Benko Problem Revisited

by Frederic Friedel
8/30/2019 – It was with great sorrow that we learned, last Monday, of the passing of grandmaster Pal Benko, a world class player who earned an additional ticket to immortality with his problems and endgame studies. Recently we had shown you one of his most elegant chess problems, composed when he was just fifteen. It was a problem that still occupied the nonagenarian. In one line it has a dual, and at Pal's behest we challenged our readers to find a modification to cure that. A large number tried. Today we announce the winner of the competition.

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Pal Benkö and the Fischer challenge

Pal Benkö published this miniature in the August 1968 issue of Chess Life Magazine:


Years later he recounted the whole story:

When I first started composing chess problems, my interest was mainly directed at compositions that were three moves deep, or longer. One of them was the last problem that I composed as a teenager. It was published many times, because its original setup appealed to problem solvers and tournament players alike. During the Lugano Olympiad (1968), which Bobby Fischer attended, as a spectator, I made a bet with him, that he couldn't solve it in 30 minutes. As time ran out, he became irritated, and demanded to see the answer. When I showed it to him, he insisted that other solutions had to exist. Naturally, this led to another bet! After more time passed, he was forced to settle both wagers.

The teenage Pal Benkö never would have guessed how much mileage he was going to get out of that little composition. While the problem was pleasing on account of its simplicity and charm, Benkö was not satisfied. He pointed out there was a dual on the second move.

Here's the solution, which you can replay against a chess engine in the above diagram:

1.c4! f5 (1...♚e5 2.♕d5+ ♚f6 3.♕g5#) 2.f3+ (or dual 2.h5+ ♚f6 (2...♚e4 3.♕d5#) 3.♕g5#) 2...g6 3.f7#.

Here's an explanation of this puzzle from IM Lawrence Trent

Lawrence is live most Tuesdays at 16:00 UTC (18:00 CEST / 12 Noon EDT)

Attempted corrections by our readers

When he composed the problem (at fifteen, we remind you) Pal knew that it contained the dual and thought about correcting it. But he was told by experts to "forget about the dual, it is more elegant without additional material." The purity of the position made up for the flaw.

But problemists, fascinated by the position, have been looking for corrections that could make the problem completely dual free. And in our recent article, Pal Benkö and the Fischer challenge, we asked our readers to fire up their chess engines and look for a modification that makes Benkö's problem perfectly dual free. Naturally the position should retain the beauty and elegance of the original, and not change its basic character.

We received many proposals, for which we are very grateful. We have put the most interesting together in the replay diagrams below. Note that you can try to find the solutions by playing for White. The built-in chess engine will reply, until the position is mate — which must happen in three moves.

The positions were selected and checked by problem expert Werner Keym, who gave brief evaluations of each of them. These are to be found in the game viewer at the bottom of this page.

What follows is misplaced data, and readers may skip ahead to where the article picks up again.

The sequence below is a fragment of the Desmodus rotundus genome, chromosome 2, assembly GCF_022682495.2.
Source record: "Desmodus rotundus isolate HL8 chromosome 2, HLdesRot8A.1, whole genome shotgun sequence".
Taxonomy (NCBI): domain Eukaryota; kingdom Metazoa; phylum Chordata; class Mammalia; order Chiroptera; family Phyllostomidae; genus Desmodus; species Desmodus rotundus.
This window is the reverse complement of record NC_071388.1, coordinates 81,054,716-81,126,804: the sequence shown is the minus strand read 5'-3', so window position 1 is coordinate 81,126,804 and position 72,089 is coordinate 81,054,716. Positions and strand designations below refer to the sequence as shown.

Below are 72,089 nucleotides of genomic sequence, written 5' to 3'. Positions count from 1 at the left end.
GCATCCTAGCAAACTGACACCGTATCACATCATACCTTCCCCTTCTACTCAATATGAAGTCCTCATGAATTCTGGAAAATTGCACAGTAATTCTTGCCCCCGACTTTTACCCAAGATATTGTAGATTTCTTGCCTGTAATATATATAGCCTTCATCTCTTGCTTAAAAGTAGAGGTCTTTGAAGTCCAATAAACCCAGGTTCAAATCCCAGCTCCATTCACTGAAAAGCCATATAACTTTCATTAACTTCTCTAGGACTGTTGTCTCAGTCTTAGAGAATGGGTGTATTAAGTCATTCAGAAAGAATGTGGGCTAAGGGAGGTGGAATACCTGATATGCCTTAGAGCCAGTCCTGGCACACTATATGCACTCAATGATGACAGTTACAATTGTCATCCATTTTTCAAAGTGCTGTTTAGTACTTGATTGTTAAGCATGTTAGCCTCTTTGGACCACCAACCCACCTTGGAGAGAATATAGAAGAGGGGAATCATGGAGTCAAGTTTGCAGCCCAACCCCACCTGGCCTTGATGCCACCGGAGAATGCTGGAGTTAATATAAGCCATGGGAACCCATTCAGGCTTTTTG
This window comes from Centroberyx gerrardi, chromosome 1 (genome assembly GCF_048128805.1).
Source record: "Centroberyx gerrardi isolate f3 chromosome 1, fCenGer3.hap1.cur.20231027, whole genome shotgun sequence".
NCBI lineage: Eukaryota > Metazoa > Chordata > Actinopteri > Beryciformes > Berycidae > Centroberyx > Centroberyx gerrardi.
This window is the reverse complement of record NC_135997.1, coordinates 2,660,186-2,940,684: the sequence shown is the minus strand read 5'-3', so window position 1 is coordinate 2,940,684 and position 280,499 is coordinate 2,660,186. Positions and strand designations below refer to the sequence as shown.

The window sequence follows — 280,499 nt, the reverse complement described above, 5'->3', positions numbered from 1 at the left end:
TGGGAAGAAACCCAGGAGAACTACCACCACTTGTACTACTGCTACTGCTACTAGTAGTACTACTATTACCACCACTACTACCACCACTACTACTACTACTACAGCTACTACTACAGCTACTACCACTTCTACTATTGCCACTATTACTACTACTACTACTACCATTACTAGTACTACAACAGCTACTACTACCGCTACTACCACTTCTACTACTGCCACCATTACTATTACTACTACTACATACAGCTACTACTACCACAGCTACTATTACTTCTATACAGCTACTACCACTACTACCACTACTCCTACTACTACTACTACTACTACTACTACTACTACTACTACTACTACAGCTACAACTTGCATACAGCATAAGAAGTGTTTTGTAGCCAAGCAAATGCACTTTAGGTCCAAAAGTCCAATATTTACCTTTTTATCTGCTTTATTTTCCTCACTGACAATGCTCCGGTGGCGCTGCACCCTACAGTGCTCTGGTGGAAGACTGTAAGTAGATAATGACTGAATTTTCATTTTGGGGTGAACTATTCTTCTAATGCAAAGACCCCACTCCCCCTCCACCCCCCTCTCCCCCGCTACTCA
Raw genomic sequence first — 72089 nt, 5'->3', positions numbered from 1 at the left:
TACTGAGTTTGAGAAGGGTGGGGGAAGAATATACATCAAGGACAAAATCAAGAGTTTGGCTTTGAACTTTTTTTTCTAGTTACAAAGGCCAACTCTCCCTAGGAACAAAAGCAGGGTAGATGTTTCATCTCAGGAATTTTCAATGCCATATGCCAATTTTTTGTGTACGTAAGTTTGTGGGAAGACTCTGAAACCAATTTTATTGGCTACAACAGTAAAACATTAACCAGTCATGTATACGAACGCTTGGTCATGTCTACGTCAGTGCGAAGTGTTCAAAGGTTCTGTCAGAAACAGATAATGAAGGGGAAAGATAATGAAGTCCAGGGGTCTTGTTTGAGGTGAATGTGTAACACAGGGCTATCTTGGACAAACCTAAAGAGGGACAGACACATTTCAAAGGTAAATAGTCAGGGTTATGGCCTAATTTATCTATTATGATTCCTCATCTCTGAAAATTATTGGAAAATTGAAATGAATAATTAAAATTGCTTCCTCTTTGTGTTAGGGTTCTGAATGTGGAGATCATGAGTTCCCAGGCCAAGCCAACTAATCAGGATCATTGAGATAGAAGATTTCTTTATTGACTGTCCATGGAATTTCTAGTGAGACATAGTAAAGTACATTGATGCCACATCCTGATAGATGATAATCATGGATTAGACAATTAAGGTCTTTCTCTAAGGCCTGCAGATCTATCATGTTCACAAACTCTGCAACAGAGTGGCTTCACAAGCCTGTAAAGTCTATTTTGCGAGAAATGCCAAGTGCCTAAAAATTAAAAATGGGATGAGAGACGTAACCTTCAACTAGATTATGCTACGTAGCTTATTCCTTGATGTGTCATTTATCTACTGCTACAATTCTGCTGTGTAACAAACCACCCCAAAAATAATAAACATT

The winner

The best solution submitted by a reader came from Gregor Werner of Worms, Germany. He added a single pawn to Benkö's position and with that eliminated the dual in the second move.

1.c4! f5 (1...♔xe5 2.♕d5+ ♚f6 3.♕g5#) 2.f3+ (After 2.♕h5+ Because of the white pawn on e5 the black king cannot move to f6, and after 2...♚e4 White cannot play 3.♕d5#) 2...g6 (2...♚xe5 3.♕f4#) 3.f7#.

Fritz 15 coverWe need to mention here that the Gregor Werner version is not perfect — it contains a minor flaw in final position of the main line given above. This mate after 3.♕f7 is not "clean" — the flight square f6 is covered by two pieces. Problemists frown on that. Still, the problem retains the elegance of Benko's original problem, with the pawn added on the most appropriate, symmetrical square.

Congratulations Gregor, you get the prize, which is a ChessBase software program signed by three former World Champions: Vladimir Kramnik, Anatoly Karpov and Viswanathan Anand.

A second note: Gregor Werner's modification — adding a white pawn on e5 — was not the first time I saw this done. Exactly the same position (right) was sent to me by Werner Keym on June 24th, 2019. In his email he wrote:

I have just discovered that adding a white pawn on e5 to Benko's famous three-mover eliminates the dual in the second move. It also does not harm the aesthetic value of the problem.

And that email was the reason I wrote the original article.

There is one more chapter to the saga of Pál Benkö's famous three-mover. A number of professional composers have tried to "cure" it of the dual, but it was Benkö himself who came up with a most appealing modification. But we leave that to the third and final part of the series.

Replay all submissions


Editor-in-Chief emeritus of the ChessBase News page. Studied Philosophy and Linguistics at the University of Hamburg and Oxford, graduating with a thesis on speech act theory and moral language. He started a university career but switched to science journalism, producing documentaries for German TV. In 1986 he co-founded ChessBase.


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